Eating out is never the same experience from year to year. Cuisines keep reinventing themselves to ensure that loyal customers return to the same establishment again and again. Old menus are trashed, seasonal menus are crafted, and the décor is re-glamorized to keep the clientele visually entertained. A whole lot of hard work, thought and effort go into keeping the food scene fresh, lively and constantly in the news.
Of course, there are hits and misses. While some new concepts endure, others fall by the wayside for want of takers. Here’s a list of 6 trend forecasts that will probably shape your meal experiences in 2017.
1. THE 3-COURSE MEAL PLAN WILL NOT BE THE RULE
While we’re quite used to ordering a restaurant meal in 3 courses – starter, main and pudding – the advent of Tasting Menus has gradually started eroding this conventional line-up. And even while chefs are presenting Tasting Menus with a sampling of their greatest hits spread over 8-12 courses, another voguish concept has come along to upset the classic meal plan: Small Plates and Big Plates. Given these popular breaks with tradition, it is entirely possible that the 3-course etiquette will be dead by the end of the decade.
2. SHARING PLATTERS WILL OVERTAKE INDIVIDUAL PORTIONS
It’s something we’re quite used to doing in Chinese, Thai or Indian restaurants where food is typically served family style, but more and more upscale restaurants are embracing this companionate concept to serve American and European fare.
What we will get eventually, I think, is the sort of menu that offers Big Plates, Small Plates, Sharing Platters etc. There will be less of the individually plated portions and no specified order of courses.
3. SEASONAL MENUS WILL BE BIGGER THAN EVER
In many parts of the world, it is still a matter of pride for an upscale restaurant to `import’ its exotic ingredients. This is primarily because their chefs have not yet learnt to distinguish between quality produce and rubbish. For instance, an Asian cep/porcini imported fresh from Bangkok may well be a member of the Boletus family and can be cultivated in those months when there are no ceps in Europe. But Asian ceps are horrible, and taste nothing like the real thing. In the western world, however, seasonality has become priority for any chef worth his/her shark-skin grater, and this devotion to nature’s natural food plan is fast becoming de rigueur.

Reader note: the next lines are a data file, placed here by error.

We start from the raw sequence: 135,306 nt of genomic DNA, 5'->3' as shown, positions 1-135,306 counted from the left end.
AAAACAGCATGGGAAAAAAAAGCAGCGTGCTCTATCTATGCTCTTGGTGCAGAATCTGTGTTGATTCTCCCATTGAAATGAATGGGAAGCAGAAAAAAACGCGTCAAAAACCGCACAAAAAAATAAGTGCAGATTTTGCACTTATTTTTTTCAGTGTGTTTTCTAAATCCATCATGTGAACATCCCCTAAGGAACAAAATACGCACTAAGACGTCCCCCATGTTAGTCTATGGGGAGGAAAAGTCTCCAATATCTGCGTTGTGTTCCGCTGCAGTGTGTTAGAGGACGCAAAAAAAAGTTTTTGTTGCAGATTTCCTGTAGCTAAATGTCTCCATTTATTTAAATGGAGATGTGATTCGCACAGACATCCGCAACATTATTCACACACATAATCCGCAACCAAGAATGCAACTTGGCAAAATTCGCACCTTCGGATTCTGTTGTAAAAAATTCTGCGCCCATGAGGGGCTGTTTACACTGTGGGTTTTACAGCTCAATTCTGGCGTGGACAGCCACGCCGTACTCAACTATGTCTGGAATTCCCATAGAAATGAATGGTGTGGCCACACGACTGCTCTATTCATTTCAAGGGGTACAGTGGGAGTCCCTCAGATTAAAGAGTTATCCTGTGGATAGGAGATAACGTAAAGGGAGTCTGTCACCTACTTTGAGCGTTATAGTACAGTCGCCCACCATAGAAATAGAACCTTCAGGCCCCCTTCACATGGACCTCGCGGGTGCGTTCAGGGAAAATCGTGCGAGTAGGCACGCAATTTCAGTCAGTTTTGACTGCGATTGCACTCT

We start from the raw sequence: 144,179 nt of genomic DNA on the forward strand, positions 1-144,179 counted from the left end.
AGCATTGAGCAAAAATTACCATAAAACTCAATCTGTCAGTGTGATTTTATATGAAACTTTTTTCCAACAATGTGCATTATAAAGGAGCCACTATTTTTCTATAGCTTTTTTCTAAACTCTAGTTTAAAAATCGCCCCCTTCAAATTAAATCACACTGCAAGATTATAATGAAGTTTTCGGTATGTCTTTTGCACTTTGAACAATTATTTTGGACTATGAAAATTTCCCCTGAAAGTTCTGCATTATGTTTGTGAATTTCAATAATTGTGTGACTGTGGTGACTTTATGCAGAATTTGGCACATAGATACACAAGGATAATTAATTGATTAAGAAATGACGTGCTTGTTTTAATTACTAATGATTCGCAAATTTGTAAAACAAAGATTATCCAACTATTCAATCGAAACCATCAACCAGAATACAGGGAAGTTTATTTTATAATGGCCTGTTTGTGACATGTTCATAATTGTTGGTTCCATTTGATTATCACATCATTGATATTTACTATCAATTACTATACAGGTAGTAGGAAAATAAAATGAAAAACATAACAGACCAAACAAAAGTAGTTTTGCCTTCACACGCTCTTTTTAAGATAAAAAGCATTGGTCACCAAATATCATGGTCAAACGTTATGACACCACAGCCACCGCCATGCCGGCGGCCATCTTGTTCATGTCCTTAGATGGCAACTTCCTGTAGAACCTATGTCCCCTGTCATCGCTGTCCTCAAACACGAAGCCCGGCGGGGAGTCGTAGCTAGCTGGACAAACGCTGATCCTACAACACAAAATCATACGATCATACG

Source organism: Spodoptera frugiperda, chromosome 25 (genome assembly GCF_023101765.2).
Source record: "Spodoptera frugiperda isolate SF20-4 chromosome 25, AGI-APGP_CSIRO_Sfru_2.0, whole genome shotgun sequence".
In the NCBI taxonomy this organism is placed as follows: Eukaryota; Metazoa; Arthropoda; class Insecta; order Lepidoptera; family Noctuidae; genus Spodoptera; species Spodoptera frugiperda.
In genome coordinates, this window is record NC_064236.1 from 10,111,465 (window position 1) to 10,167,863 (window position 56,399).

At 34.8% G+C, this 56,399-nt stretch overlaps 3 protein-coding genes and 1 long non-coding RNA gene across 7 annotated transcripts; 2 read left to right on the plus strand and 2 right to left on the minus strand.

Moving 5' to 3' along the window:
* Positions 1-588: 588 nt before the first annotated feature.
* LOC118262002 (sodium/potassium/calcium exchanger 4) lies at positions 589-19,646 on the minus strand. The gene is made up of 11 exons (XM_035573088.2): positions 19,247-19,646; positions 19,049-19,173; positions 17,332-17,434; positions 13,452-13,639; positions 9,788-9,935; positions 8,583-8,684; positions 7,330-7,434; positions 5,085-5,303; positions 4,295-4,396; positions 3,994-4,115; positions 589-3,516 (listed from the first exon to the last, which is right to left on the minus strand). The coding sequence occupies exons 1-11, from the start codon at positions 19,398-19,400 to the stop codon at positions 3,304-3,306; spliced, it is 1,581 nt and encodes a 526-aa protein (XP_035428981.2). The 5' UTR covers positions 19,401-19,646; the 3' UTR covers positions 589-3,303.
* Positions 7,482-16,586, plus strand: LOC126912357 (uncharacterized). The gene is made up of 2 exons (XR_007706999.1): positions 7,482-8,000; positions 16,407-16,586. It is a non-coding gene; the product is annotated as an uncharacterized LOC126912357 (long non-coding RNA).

4. MOLECULAR GASTRONOMY WILL LOSE ITS STEAM
Yes, molecular gastronomy is pretty much dead or dying. If you ask Eric Ripert, Heston Blumenthal or a tribe of other star-decorated celebrity chefs, they will probably tell you that it should never have been born in the first place.
Even if you take the `science experiment’ connotation out of the name, and call it `multi-sensory cuisine’ or `cuisine moderne’, the fact still remains that once the initial novelty has worn off eating espresso pasta and egg with charcoal and ashes, people are less enthusiastic about getting their order of steak-and-chips served in the form of nitrogen-treated foam. And unless the principles of molecular gastronomy can be successfully incorporated into classic cooking, it’s unlikely to be back in vogue unless a saucer-full of hungry Martians land on earth.
5. FORAGING WILL NOT BE SUCH A WILD SUCCESS
We knew of chefs who go to the local market every morning to handpick fresh ingredients and plan the day’s menu around them. Foraging puts an environmental twist to this tasteful custom of using local produce by sourcing food like hunter-gatherers from the wilderness. While there are plenty of Noma fans who live to eat a 20-course meal of foraged ingredients at this world-famous Scandinavian restaurant, American chefs on the whole are not too wild about serving unproven ingredients that may well be a health hazard. Forest mushrooms and some leaves are about as far as most of them are prepared to go.
6. STANDALONE RESTAURANTS WILL NO LONGER STAND ALONE
It is now an article of faith that any outstanding restaurant, no matter how off-beat or individualistic, will be cloned. Zuma, for example, started as a single-restaurant operation in London; it now has branches all over the world. Zuma followed the lead of Nobu, which was just one New York restaurant owned by Robert DeNiro, Drew Nieporent and the eponymous Nobu before it became a global empire. For years and years, Le Petit Maison was a French Riviera restaurant in Nice, popular only with people who could afford to pay high prices for simple food. Now the London and Dubai versions are so successful that few of the patrons even realize that there is a Nice original.
When outliers take a city by storm as David Chang did many years ago with Momofuku in New York, nobody realizes that the Momofuku empire will eventually straddle many countries or that the chef will become a TV star. So enjoy the one-of-a-kind dining experience of having John Howie cook exclusively for you in Seattle, because who knows, your foodie friends in London or Tokyo could soon be having equal access to his unexampled menus…